Help me setup and solve double integral in polar coord.

  • #1
RJLiberator
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Homework Statement


The region between sphere x^2+y^2+z^2=3 and the upper sheet of the hyperboloid z^2=x^2+y2+1.

Homework Equations




The Attempt at a Solution



Curve of intersection: We set the two equations equal to each other and find x^2+y^2=1, a circle of radius 1 is the curve of intersection.
I then drew the graph of the two elements here.

Now, I need to set up the actual double integral.
I know my bounds: theta from 0 to 2pi and r from 0 to 1.

I know that using polar coordinates I have to use r*dr*d(theta).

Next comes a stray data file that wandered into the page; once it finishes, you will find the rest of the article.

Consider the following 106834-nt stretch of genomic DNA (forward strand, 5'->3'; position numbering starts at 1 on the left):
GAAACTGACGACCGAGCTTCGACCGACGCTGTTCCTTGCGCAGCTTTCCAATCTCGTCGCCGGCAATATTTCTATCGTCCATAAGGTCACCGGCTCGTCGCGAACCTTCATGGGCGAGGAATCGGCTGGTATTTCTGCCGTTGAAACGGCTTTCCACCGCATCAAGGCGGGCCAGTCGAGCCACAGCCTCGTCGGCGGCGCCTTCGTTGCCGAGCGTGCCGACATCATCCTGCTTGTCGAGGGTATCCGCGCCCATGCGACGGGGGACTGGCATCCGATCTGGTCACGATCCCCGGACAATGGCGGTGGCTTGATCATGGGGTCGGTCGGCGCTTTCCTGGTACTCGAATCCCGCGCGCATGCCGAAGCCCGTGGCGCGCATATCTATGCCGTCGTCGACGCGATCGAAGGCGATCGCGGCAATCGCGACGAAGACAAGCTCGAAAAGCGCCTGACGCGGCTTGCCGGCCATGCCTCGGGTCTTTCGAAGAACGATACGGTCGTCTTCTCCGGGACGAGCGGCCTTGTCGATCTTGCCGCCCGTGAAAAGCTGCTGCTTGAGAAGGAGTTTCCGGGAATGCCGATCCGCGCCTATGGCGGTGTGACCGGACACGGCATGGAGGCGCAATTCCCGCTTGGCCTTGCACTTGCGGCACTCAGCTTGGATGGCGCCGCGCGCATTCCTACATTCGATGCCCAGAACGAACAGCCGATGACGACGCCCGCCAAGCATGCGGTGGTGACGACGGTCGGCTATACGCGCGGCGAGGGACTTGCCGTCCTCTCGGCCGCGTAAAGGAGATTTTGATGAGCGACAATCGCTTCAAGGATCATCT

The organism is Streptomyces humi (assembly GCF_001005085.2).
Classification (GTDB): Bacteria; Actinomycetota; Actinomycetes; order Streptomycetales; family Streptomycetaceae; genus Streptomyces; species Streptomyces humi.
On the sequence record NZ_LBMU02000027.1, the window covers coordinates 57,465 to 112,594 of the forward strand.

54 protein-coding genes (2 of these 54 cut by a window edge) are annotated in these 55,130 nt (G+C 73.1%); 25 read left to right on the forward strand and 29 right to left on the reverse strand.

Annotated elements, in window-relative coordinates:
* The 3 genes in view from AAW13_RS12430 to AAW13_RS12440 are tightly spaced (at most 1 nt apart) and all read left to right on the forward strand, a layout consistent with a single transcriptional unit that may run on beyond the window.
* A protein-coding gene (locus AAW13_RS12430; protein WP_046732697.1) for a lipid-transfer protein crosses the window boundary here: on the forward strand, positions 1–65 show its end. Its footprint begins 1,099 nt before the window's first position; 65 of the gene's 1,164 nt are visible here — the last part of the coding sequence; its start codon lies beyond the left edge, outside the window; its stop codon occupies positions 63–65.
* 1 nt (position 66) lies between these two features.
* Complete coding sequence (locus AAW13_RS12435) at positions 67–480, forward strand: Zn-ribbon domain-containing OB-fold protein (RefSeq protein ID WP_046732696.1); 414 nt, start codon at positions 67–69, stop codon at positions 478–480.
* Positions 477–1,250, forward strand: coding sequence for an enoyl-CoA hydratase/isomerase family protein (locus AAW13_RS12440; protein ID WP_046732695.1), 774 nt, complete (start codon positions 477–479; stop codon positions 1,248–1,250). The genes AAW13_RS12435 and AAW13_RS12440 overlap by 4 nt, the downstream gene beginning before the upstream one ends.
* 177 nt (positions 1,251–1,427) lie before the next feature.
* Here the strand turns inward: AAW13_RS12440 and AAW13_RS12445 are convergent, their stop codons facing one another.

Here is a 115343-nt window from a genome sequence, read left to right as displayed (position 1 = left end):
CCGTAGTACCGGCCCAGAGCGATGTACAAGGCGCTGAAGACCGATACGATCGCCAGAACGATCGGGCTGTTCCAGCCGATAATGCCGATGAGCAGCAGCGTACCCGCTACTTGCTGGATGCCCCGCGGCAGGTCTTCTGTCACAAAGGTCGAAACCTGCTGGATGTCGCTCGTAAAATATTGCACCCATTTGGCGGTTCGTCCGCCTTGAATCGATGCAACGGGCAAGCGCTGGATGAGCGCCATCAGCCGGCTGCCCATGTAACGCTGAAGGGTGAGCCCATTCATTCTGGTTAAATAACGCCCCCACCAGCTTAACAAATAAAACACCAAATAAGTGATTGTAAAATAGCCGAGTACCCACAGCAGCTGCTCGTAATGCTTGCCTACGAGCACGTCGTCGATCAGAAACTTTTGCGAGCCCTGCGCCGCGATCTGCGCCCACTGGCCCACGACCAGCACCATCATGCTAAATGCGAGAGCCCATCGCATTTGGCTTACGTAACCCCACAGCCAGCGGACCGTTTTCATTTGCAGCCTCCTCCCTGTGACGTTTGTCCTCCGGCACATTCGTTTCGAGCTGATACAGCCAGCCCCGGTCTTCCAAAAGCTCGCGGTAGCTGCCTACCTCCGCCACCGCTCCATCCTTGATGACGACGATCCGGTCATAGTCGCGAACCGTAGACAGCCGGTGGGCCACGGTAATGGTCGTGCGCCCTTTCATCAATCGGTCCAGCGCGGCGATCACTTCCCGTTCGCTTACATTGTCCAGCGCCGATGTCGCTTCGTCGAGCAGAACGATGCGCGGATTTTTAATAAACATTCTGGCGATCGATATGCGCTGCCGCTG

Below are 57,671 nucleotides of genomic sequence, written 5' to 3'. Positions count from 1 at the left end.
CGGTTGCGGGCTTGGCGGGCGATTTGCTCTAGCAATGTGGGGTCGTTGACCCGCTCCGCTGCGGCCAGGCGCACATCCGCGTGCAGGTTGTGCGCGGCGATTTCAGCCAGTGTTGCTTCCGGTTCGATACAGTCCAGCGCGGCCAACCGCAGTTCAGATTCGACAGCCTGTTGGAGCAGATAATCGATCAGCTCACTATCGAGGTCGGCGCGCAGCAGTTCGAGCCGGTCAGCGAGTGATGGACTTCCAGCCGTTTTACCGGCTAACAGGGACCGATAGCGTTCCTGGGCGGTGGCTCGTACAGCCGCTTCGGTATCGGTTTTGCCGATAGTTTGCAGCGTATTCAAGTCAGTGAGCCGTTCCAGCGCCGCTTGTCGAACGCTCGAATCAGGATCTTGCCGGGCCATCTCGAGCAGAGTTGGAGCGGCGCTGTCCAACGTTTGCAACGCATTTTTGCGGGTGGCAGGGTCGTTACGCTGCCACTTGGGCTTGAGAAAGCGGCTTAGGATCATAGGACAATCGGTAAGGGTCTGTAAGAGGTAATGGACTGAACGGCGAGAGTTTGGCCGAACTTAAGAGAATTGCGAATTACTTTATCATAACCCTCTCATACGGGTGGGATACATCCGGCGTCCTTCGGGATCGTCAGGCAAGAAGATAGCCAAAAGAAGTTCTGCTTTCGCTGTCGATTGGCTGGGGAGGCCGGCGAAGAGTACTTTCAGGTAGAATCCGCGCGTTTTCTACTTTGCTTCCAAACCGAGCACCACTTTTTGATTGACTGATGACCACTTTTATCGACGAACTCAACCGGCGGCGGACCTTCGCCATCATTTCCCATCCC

My problem is, I don't know how to set up the rest of the integral. I think it has something to do with f(r,theta)-g(r,theta) but I've been trying various things and nothing seems to be clear/working out.

I think I should do (3-x^2-y^2) - (x^2+y^2+1) as that seems to be the correct order, but how do I switch this to polar coordinates :/.
 

Answers and Replies

  • #2
RJLiberator
Gold Member
1,095
63
After re-looking at some conversion formula's, I may have solved it:

So we do (3-x^2-y^-2)-(x^2+y^2+1) which is upper-lower and we get 2-2x^2-2y^2.
We then convert to polar coordinates and simplify the sin^2(theta)+cos^2(theta) so that we get: 2-2r^2
We can now use this in the integral with the bounds that I posted above, we multiply both by r: 2r-2r^3 and then we simply integrate.
The answer should be V = pi.

:)
 

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